Hydrocarbons are volatile organic compounds that include benzene, toluene, ethylbenzene, and xylenes. Kado et al. (2001) found high levels of exposure of benzene for various employees in YNP. They found that workers at the West Entrance were exposed to benzene concentrations of 100 to 300 μg/m3, mobile patrol employees 100 to 200 μg/m3, and a mechanic working indoors 500 μg/m3. The mechanic level of exposure exceeded the National Institute for Occupational Safety and Health recommended exposure level for benzene (320 μg/m3). While these compounds can cause dizziness, headaches, and loss of consciousness, the EPA has also identifi ed benzene as a carcinogen, and those exposed to benzene have an increased incidence of leukemia.
Carbon Monoxide (CO)
Snook Fussell (1997) quantifi ed carbon monoxide releases in Grand Teton National Park and concluded that tourists are exposed to signifi cant and dangerous levels of CO. This is compounded by the fact that most tourists travel in large groups (eight on average, Machlis 1995), snowmobile trails force travel directly behind other snowmobiles, most trails are at high elevation (increasing susceptibility to adverse effects), and many trips require several hours of driving. CO binds to the hemoglobin in blood and inhibits the transportation of oxygen in the body. High levels of CO exposure have been shown to lead to visual impairment, reduced work capacity and mental dexterity, poor learning, nausea, headaches, dizziness, and even death (EPA 1991).
Particulate Matter (PM)
Particulate matter, also found in snowmobile emissions, is detrimental in fi ne and coarse forms as it accumulates in the respiratory system and can lead to decreased lung function, respiratory disease and even death (Janssen and Schettler 2003). Of the pollutants emitted by snowmobiles, particulates are of special concern because their small size makes them easily respirable and thus delivered directly into the lungs, causing any number of the aforementioned maladies (NPS 2000).
Ways to reduce emissions
With the negative health impacts of snowmobiles well established, several strategies for minimizing pollution have been identifi ed. These include using oxygenated fuels (such as ethanol-based fuels), direct-injection two-stroke engines, and four-stroke engines. However, only four-stroke engines have been found to signifi cantly reduce emissions. Electric snowmobile prototypes that produce no emissions have been developed, but are not commercially available.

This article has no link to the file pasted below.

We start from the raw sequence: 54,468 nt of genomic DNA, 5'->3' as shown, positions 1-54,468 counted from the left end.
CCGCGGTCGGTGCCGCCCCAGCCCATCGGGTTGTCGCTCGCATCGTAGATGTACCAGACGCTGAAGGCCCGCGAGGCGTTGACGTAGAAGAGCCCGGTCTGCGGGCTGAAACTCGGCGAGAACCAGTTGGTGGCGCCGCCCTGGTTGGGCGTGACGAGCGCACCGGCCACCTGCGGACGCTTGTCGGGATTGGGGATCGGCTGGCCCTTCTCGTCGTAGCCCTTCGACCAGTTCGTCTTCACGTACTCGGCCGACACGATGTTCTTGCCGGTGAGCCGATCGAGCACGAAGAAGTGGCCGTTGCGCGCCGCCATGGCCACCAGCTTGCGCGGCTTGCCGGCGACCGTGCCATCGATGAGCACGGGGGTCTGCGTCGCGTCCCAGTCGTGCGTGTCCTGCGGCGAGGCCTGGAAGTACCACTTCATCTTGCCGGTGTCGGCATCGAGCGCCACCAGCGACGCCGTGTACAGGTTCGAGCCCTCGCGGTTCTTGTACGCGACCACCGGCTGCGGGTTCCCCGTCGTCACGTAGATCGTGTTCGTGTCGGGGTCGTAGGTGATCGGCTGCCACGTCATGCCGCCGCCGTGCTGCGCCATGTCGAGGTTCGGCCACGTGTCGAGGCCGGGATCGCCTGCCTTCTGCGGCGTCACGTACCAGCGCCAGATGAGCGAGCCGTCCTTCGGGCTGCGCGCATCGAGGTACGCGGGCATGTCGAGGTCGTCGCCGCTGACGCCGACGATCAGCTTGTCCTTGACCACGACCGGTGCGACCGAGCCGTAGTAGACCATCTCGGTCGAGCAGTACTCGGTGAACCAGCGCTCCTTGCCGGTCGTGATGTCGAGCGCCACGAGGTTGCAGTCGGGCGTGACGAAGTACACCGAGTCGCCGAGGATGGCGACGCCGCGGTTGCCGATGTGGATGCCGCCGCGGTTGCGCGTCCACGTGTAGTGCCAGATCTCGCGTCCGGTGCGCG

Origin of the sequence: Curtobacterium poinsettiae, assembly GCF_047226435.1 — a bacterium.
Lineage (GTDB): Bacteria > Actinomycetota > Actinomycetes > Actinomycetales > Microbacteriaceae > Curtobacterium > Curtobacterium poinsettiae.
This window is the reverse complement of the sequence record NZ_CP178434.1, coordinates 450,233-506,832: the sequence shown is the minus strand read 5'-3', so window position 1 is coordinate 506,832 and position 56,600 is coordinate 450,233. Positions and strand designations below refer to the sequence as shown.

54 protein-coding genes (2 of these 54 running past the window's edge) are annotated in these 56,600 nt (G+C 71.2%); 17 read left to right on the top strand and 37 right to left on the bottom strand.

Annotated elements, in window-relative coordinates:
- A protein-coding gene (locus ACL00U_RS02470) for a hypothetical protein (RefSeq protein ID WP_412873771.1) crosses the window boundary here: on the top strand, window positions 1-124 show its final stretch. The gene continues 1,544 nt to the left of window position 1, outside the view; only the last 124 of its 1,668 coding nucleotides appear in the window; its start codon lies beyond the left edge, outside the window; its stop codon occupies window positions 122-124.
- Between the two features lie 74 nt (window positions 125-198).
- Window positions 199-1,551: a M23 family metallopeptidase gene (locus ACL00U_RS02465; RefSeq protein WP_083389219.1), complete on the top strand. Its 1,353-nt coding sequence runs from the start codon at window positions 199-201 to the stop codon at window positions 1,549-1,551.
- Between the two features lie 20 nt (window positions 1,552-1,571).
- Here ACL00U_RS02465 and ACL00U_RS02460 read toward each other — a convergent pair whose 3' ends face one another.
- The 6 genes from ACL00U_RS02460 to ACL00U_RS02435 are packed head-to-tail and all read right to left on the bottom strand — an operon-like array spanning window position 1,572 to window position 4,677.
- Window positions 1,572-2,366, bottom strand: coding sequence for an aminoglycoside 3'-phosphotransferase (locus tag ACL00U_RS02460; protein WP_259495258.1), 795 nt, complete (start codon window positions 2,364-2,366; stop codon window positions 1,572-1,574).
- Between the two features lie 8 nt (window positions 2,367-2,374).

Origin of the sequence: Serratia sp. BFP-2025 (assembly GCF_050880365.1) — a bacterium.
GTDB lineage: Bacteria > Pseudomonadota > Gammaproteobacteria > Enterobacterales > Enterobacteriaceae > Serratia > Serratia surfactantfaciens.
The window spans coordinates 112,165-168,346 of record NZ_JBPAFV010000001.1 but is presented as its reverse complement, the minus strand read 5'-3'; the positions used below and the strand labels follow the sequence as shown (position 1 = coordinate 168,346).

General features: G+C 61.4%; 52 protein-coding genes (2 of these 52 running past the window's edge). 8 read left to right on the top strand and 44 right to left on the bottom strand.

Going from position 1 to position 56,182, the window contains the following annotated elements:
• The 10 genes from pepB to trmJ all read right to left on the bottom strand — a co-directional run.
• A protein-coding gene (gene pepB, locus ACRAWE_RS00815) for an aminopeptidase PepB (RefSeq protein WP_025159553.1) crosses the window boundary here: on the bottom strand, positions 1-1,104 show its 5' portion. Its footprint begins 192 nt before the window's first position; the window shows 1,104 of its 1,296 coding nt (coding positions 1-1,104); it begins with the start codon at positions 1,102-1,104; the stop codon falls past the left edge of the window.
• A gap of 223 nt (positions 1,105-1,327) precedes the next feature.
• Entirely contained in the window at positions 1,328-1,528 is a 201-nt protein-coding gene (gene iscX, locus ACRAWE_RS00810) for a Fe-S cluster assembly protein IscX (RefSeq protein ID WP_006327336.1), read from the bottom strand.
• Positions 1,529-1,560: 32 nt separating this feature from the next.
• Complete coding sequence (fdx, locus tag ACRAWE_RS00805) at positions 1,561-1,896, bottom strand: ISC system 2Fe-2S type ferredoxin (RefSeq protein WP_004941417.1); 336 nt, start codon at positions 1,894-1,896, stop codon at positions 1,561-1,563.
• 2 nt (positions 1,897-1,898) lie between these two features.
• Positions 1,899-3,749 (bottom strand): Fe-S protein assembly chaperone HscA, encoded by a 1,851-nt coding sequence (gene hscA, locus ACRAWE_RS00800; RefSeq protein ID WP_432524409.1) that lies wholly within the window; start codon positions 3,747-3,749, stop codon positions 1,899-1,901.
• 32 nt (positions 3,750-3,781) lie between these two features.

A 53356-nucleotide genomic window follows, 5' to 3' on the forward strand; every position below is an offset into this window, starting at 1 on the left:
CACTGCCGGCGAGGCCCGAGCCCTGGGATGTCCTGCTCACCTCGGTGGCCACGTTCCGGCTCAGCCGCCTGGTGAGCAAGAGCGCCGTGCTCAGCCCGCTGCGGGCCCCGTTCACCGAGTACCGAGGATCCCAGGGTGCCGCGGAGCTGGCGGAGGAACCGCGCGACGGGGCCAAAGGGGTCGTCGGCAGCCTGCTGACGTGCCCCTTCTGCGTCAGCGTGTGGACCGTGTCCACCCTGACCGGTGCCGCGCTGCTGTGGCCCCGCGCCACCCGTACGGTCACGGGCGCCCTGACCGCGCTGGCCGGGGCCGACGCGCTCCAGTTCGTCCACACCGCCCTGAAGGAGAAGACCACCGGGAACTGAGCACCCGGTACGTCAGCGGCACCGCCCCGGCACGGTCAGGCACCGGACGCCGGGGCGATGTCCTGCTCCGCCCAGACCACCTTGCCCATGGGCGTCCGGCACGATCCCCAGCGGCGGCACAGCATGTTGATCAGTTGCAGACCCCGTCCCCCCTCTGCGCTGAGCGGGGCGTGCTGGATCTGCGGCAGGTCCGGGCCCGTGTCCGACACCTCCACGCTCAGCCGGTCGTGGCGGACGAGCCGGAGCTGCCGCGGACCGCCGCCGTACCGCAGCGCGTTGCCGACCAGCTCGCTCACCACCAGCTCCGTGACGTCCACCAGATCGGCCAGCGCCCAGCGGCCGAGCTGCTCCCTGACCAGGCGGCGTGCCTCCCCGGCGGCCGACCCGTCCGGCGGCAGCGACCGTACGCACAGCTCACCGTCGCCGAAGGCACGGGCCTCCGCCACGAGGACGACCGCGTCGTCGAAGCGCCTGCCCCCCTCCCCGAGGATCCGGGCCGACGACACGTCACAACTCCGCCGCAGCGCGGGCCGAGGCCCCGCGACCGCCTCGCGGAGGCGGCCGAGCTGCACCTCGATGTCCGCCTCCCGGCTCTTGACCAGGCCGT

The University of Denver tested the benefi ts of using oxygenated fuels in snowmobiles in Yellowstone (Morris et al. 1999, Bishop et al. 2001). Oxygenated fuels allow for more effi cient combustion and hence, reduced pollution. Although they found a 3% to 11% reduction of CO, there was no reduction in hydrocarbon emissions. Direct-injection two-stroke engines have been shown to decrease hydrocarbon emissions from snowmobiles by 70% to 75% when compared with conventional two-stroke engines, but had similar emissions for other pollutants (NPS 2000). However, neither oxygenated fuels nor direct-injection two-stroke engines were shown to signifi cantly reduce emissions.
Several studies have recommended replacing two-stroke engines with four stroke engines to signifi cantly reduce emissions and noise (Snook Fussell 1997, Miers et al. 2000, Kado et al. 2001, Eriksson et al. 2003). Banning two-stroke engines in YNP has resulted in a 60% reduction in CO and a 96% reduction in HC emissions (Bishop et al. 2006). Additionally, Bishop et al. (2006) found improved fuel effi ciency, reduction in visible exhaust plumes, odor, and noise.
While YNP has banned two-stroke engines, the vast majority of snowmobilers in the U.S. use the out-dated twostroke technology. Two-stoke engines are very polluting and the risk to human health has been well documented. If land managers are concerned about air pollution and its effects on human health, snowmobile use should be limited and/or transitioned to less polluting four-stroke engines.
— Adam Switalski is Science Coordinator for Wildlands CPR.